Students Take Center Court to Decry Violence : In Wake of 4 Deaths, Washington High Parents and Officials Join Youths to Search for Solutions
Each draped with a black graduation robe. Each with a diploma on the seat.
Each representing a student who once attended Washington High School.
At center court of the school’s Margaret Wilson Physical Education Center last week, the four chairs served as a grim reminder of young lives cut short by gunfire.
Students, parents, city officials, businessmen and ministers gathered in the gym to address high school violence, a topic that Washington is all too familiar with. The school has lost three students--Sam Cannady, Antonio Lewis and Michael Nasir--and recent graduate Wallace Dumas to fatal shootings this year. “We’ve come here to find solutions to stop senseless violence,” said senior Gregory Gales, a member of Washington’s football and basketball teams. “Something has to be done.”
The most recent death, that of Lewis, came April 30 at a house party in Gardena. According to the youth’s uncle, Clyde Lewis, the party had turned rowdy before the shooting: “The family was told by authorities that 911 was called to report a party that was getting out of hand and the police (then) drove by the house.”
Gardena police said they responded within minutes of shots being fired at 11:43 p.m. The case remains under investigation.
Lewis’ slaying sparked anguish and anger among the Washington student body. The next week, students met to prepare for the May 9 press conference that would serve as a forum in which they could voice their frustrations about the violence.
“We are here to let you know we are ready (to find solutions),” 17-year-old senior Jaman Cotton said. “I spent hours and hours preparing for this press conference. I want to know what’s going to be done.”
Rod Wright, an aide to Rep. Maxine Waters (D-Los Angeles) who offered possible legislative solutions such as harsher criminal laws at the county level, said violence first must be dealt with “at the student-body level.”
“The shooters can be flushed out if people in the community get involved,” he said.
Antonio Bolden, a Los Angeles Unified School District police official, agreed: “We need people to step forward. Antonio was my son’s best friend. I used to play ball with Antonio from 8 to 10 every Sunday morning.”
Washington graduate Rory Kaufman, an aide to County Supervisor Yvonne Brathwaite Burke, said high school students in general, and at Washington in particular, need more positive interaction in their lives. Faith must be emphasized in school and community, he said.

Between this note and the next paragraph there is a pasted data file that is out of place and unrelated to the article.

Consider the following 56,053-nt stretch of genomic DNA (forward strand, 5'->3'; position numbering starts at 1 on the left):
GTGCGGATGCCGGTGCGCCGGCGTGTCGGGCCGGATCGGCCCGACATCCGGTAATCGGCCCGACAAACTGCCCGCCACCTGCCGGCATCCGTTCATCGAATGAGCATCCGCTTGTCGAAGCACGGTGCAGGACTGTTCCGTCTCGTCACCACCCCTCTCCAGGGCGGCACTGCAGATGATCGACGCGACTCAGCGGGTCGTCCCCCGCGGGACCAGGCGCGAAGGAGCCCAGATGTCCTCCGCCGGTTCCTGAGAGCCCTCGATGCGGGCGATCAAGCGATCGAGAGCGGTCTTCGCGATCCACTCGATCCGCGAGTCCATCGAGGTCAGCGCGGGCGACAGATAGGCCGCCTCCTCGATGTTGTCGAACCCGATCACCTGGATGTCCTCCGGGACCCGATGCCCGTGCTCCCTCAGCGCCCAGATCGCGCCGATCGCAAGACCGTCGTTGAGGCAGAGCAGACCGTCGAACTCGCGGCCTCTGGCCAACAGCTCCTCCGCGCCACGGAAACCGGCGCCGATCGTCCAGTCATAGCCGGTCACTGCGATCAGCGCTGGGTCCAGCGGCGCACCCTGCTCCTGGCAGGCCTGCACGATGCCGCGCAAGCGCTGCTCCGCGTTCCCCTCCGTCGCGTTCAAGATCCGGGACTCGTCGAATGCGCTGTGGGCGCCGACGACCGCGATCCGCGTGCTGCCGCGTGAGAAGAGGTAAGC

Herbert Jones, director of the Los Angeles schools’ Black Education Commission, said people who have lived “the South-Central experience” can reach youths.
“I used to dodge bullets and gunfire all the time,” said Jones, who attended Washington from 1972 to 1975. “We need the former people from the (neighborhood) to come here because their names carry more weight than politicians and policemen. It’s amazing, this (press conference) shows what children will do if we provide the floor.”
The 40 students gathered in the gym Monday represented a voice that has long cried out without a reply.
“We are tired of being brought down by the media,” said student body representative Shannon Jackson. “We are tired of being stereotyped in a negative light.”
But some of those who were invited to the press conference said the situation can largely be corrected by the community itself.
Said Kaufman: “(When I went to school), we students held gangs down. I believe students can do it. But parents, students and community have to want to do it. Brothers and sisters have to talk more than they fight.”
Principal Marguerite P. Lamotte encouraged students to sign up for future conferences to discuss more solutions. “This is a beginning, a commencement for us,” she said.
“(Violence) is not a black-or-white issue but a human issue,” said 18-year-old senior Demiko Fitzgerald.
He said the students and the members of the community who were invited to the press conference need to come together. “Leave with a name, number and address instead of will-dos, can-dos and broken promises.
“Has it gotten so bad that we as young people have to worry more about what’s going on in the community than our college choices?”
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